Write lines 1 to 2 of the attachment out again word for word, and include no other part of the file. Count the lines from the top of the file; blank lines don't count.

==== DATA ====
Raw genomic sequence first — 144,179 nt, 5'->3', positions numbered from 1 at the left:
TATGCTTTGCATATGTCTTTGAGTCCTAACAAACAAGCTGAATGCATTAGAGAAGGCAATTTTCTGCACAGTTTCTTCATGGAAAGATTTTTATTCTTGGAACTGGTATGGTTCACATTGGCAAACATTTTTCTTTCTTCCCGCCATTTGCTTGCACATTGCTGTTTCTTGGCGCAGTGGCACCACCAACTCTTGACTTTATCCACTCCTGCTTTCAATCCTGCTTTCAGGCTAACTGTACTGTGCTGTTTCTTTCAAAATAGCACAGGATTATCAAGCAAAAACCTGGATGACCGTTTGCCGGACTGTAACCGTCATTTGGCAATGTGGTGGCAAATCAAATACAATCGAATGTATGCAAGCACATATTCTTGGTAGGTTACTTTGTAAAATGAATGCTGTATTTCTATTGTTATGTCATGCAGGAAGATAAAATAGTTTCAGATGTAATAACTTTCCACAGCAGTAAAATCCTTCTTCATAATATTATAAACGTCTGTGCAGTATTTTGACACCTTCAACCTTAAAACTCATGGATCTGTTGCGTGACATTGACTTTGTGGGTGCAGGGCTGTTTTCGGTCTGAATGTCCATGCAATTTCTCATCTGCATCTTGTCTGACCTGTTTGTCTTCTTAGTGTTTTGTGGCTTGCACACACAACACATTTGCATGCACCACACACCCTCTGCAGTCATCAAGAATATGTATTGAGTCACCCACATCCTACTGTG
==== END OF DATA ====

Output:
Raw genomic sequence first — 144,179 nt, 5'->3', positions numbered from 1 at the left:
TATGCTTTGCATATGTCTTTGAGTCCTAACAAACAAGCTGAATGCATTAGAGAAGGCAATTTTCTGCACAGTTTCTTCATGGAAAGATTTTTATTCTTGGAACTGGTATGGTTCACATTGGCAAACATTTTTCTTTCTTCCCGCCATTTGCTTGCACATTGCTGTTTCTTGGCGCAGTGGCACCACCAACTCTTGACTTTATCCACTCCTGCTTTCAATCCTGCTTTCAGGCTAACTGTACTGTGCTGTTTCTTTCAAAATAGCACAGGATTATCAAGCAAAAACCTGGATGACCGTTTGCCGGACTGTAACCGTCATTTGGCAATGTGGTGGCAAATCAAATACAATCGAATGTATGCAAGCACATATTCTTGGTAGGTTACTTTGTAAAATGAATGCTGTATTTCTATTGTTATGTCATGCAGGAAGATAAAATAGTTTCAGATGTAATAACTTTCCACAGCAGTAAAATCCTTCTTCATAATATTATAAACGTCTGTGCAGTATTTTGACACCTTCAACCTTAAAACTCATGGATCTGTTGCGTGACATTGACTTTGTGGGTGCAGGGCTGTTTTCGGTCTGAATGTCCATGCAATTTCTCATCTGCATCTTGTCTGACCTGTTTGTCTTCTTAGTGTTTTGTGGCTTGCACACACAACACATTTGCATGCACCACACACCCTCTGCAGTCATCAAGAATATGTATTGAGTCACCCACATCCTACTGTG